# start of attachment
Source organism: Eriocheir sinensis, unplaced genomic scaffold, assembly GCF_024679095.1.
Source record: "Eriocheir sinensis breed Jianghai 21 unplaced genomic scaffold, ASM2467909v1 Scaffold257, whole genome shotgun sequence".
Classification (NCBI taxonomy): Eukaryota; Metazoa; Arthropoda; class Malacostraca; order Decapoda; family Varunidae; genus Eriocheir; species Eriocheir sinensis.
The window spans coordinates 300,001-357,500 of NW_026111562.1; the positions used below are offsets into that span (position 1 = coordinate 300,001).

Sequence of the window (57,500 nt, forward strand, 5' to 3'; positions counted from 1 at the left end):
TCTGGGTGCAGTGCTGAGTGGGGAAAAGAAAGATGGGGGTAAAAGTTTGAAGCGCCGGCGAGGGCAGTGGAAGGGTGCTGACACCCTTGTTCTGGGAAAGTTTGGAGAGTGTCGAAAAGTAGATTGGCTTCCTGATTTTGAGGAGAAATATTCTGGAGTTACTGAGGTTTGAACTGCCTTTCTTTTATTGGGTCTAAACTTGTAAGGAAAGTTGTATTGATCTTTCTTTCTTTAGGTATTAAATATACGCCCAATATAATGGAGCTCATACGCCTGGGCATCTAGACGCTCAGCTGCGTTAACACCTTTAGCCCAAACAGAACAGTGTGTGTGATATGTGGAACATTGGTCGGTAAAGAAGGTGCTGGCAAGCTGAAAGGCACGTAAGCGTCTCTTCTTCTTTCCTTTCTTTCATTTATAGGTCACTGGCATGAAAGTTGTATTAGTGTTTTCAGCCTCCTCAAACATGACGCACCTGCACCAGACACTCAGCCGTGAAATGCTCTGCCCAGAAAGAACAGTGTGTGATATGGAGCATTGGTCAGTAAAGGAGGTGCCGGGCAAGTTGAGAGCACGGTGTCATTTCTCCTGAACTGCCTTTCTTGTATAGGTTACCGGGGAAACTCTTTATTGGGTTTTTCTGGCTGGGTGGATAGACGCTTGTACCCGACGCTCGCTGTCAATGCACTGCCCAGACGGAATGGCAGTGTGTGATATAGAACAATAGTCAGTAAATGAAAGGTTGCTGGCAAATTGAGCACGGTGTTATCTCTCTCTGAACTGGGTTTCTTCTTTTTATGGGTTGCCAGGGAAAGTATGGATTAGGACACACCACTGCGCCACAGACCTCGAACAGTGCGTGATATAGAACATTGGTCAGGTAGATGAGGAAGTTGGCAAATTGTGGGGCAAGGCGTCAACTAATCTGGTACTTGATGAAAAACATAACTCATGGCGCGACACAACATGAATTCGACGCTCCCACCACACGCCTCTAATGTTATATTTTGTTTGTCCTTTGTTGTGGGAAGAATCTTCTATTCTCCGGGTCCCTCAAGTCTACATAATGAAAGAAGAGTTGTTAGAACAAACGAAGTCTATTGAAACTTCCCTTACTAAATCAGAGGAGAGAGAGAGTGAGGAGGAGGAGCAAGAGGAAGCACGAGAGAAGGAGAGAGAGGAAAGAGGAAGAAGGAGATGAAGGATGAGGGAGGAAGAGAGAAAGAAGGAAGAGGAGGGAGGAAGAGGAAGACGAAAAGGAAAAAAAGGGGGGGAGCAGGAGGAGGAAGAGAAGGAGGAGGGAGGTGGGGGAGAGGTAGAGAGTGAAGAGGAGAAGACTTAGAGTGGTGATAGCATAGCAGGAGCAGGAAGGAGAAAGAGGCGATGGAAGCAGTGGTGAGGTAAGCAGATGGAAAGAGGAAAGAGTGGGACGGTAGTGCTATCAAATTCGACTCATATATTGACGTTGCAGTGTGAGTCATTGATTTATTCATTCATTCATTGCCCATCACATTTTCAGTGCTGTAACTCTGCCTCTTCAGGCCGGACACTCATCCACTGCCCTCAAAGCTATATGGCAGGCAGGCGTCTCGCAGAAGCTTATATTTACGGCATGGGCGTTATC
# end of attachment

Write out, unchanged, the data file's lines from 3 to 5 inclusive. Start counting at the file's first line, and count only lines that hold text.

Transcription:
Classification (NCBI taxonomy): Eukaryota; Metazoa; Arthropoda; class Malacostraca; order Decapoda; family Varunidae; genus Eriocheir; species Eriocheir sinensis.
The window spans coordinates 300,001-357,500 of NW_026111562.1; the positions used below are offsets into that span (position 1 = coordinate 300,001).

Sequence of the window (57,500 nt, forward strand, 5' to 3'; positions counted from 1 at the left end):